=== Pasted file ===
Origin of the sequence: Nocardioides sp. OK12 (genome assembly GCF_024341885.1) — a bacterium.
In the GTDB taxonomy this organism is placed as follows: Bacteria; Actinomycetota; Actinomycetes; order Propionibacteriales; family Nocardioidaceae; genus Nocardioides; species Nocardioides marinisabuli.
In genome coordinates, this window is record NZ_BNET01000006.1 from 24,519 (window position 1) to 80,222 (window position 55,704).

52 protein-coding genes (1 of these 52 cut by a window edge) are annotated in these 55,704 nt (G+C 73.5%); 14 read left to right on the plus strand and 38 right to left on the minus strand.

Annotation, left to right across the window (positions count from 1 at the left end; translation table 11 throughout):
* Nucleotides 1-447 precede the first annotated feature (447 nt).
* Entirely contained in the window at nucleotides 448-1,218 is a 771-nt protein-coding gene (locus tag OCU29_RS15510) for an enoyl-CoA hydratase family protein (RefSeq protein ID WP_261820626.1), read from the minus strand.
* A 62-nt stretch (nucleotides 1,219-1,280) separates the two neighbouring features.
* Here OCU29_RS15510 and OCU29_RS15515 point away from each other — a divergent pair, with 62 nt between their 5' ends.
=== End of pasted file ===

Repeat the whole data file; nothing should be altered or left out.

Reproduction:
Origin of the sequence: Nocardioides sp. OK12 (genome assembly GCF_024341885.1) — a bacterium.
In the GTDB taxonomy this organism is placed as follows: Bacteria; Actinomycetota; Actinomycetes; order Propionibacteriales; family Nocardioidaceae; genus Nocardioides; species Nocardioides marinisabuli.
In genome coordinates, this window is record NZ_BNET01000006.1 from 24,519 (window position 1) to 80,222 (window position 55,704).

52 protein-coding genes (1 of these 52 cut by a window edge) are annotated in these 55,704 nt (G+C 73.5%); 14 read left to right on the plus strand and 38 right to left on the minus strand.

Annotation, left to right across the window (positions count from 1 at the left end; translation table 11 throughout):
* Nucleotides 1-447 precede the first annotated feature (447 nt).
* Entirely contained in the window at nucleotides 448-1,218 is a 771-nt protein-coding gene (locus tag OCU29_RS15510) for an enoyl-CoA hydratase family protein (RefSeq protein ID WP_261820626.1), read from the minus strand.
* A 62-nt stretch (nucleotides 1,219-1,280) separates the two neighbouring features.
* Here OCU29_RS15510 and OCU29_RS15515 point away from each other — a divergent pair, with 62 nt between their 5' ends.